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in Fruit & veg
Is it possible to grow a clementine plant from a seed that I find in the fruit? I have been told that commercial growers deliberately grow like plants in blocks, in such a way that the seed is not capable of growing into plants. I think this process has something to do with polyembyronic vs monoembyronic.
I was also told that whatever I did manage to grow would be a hybrid between clementine and whatever other citrus plant was around. So it could be a cross between say a lemon and a clementine?
Excuse me if these questions are stupid.I know I could possibly buy a young plant or at least the correct seeds, but I would find more pleasure in being able to grow from scratch, from whatever seeds I find.
As for the growing process... As I understand it, I need to keep the seed moist and warm, put some peat soil in a zipper bag and a couple of seeds, lightly press it together to form a lump and add some water so its very damp but not excessively drenched. After 3 weeks it sprouts and I can transfer it to say... a paper cup with a plastic bag over it to keep humidity up, all the while keeping the young plant warm, say , by placing on a warm dvd player that's always left on.
Correct me i'f im wrong.
Many citrus seeds contain two types of embryos. The nucellar embryo is identical to the mother, and there is another embryo that contains genetic material from both parents. Normally the two parent embryo is dominant. it is possible to separate the two and grow the nucellar emrbryo, which will them be identical to the fruit that the seed has come from, but I'm afraid that is beyond me. I think it will require some clever disection.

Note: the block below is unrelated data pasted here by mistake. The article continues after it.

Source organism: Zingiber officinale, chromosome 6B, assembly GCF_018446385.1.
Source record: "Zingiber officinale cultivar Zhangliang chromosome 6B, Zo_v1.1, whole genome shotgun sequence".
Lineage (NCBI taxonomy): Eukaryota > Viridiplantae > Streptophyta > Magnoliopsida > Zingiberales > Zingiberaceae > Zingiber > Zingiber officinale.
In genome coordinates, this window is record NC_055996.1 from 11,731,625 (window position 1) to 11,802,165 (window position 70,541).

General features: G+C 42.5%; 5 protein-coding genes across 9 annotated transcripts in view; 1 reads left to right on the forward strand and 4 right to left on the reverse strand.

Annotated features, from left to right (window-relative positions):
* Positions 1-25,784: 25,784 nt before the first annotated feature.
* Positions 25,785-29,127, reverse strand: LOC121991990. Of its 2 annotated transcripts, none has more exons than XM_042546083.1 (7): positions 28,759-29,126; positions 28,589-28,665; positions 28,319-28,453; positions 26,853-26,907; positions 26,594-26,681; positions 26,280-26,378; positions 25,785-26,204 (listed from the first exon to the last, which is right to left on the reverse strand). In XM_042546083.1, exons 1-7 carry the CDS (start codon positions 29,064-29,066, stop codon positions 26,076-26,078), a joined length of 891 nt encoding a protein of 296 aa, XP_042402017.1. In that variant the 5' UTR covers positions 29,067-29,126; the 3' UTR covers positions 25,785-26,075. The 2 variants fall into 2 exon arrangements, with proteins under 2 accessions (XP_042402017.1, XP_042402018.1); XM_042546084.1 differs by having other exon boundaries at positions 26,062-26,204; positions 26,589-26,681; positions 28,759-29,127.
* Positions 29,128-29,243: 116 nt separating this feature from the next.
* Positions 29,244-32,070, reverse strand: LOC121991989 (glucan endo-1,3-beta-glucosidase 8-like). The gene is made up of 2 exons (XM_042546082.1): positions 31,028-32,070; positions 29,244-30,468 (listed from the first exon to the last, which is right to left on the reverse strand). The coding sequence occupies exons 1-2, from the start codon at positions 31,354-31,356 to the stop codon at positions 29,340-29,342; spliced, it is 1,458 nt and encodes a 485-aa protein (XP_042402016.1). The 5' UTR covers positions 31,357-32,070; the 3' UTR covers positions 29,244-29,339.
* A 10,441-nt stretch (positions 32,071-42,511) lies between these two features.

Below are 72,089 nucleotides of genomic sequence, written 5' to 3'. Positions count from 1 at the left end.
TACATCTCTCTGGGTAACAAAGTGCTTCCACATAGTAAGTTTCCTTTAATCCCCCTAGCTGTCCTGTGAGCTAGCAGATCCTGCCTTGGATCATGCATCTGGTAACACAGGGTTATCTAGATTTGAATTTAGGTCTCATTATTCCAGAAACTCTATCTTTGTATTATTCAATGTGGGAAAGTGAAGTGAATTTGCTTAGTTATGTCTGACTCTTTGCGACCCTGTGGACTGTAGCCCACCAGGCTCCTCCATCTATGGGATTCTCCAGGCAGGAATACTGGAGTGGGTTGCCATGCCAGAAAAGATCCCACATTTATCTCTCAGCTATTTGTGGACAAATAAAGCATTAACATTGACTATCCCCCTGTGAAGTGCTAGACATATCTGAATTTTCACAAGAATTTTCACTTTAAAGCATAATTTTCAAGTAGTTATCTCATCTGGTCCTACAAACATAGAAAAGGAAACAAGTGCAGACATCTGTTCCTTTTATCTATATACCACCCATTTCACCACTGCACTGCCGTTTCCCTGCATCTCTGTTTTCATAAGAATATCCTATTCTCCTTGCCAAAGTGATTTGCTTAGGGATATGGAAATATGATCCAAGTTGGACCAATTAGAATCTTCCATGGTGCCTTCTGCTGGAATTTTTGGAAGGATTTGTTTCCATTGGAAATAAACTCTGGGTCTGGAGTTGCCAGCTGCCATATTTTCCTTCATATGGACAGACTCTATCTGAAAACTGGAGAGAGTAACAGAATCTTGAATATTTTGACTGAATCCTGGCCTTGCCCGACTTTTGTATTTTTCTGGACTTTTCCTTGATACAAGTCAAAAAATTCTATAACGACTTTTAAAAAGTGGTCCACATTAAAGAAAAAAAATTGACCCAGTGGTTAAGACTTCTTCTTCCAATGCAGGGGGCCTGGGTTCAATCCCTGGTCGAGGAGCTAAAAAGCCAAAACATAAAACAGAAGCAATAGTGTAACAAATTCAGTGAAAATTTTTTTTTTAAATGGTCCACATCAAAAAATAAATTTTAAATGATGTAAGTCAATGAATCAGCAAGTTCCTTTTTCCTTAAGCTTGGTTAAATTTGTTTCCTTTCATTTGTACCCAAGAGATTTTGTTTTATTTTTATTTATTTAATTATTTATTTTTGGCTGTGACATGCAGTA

I have grown citrus from pips, but never got them to fruit. Fruiting plants that you can buy are grafted.
How would i be able to achieve this then?
What do you want to do? If you just want a citrus plant, then plant the pip as outlined. if you want a specific named variety, buy a grafted plant. Without a degree in plant physiology, a lab, microscope and excellent dissection skills, followed by growing in sterile culture medium, you are not going to get the same variety from a pip. Its way beyond us mere gardeners.
When my children were young we grew lots of citrus pips, oranges, lemons, grapefruits, clementines you name it we grew it. They need frost free conditions and make lovely plants for a conservatory - the blossom has a wonderful perfume. However, they get whitefly and scale insect very easily and are incredibly unlikely to ever bear fruit.
I don't understand, surely it can't be natural to have that possibility of plants bearing fruit, I would have thought it was the normal/natural process.
But the plants we have now are hybridised - the original wild species would be quite different. And anyway, a long-lived plant only needs to replace itself before it dies - it doesn't want a load of plants growing up around it crowding it out and competing for light, water and nutrients.
I'm not sure I understand what you're saying. Do you mean to say that it is not natural / normal for a plant to grow that is unable to bear fruit (infertile if you like)?
If the seed was from a tree growing happily in an old rambling orchard than we'd consider natural / normal in greater depth. But my understanding is that you are likely to be getting your seed from a FARMED tree - one that has been bred for the purpose of producing big fruits with little weak seeds that are unlikely to ever be anything more than (simply put) the runt of the litter. There is a lot of development and research that goes into growing fruit trees to ensure that farmers get to pick the fast growing / produce that travels well / large crop producing / glossy coloured fruit / trees (while protecting their livelihood by having plants that don't produce the good quality seeds your rivals need to simply pot up and wait to reap the rewards).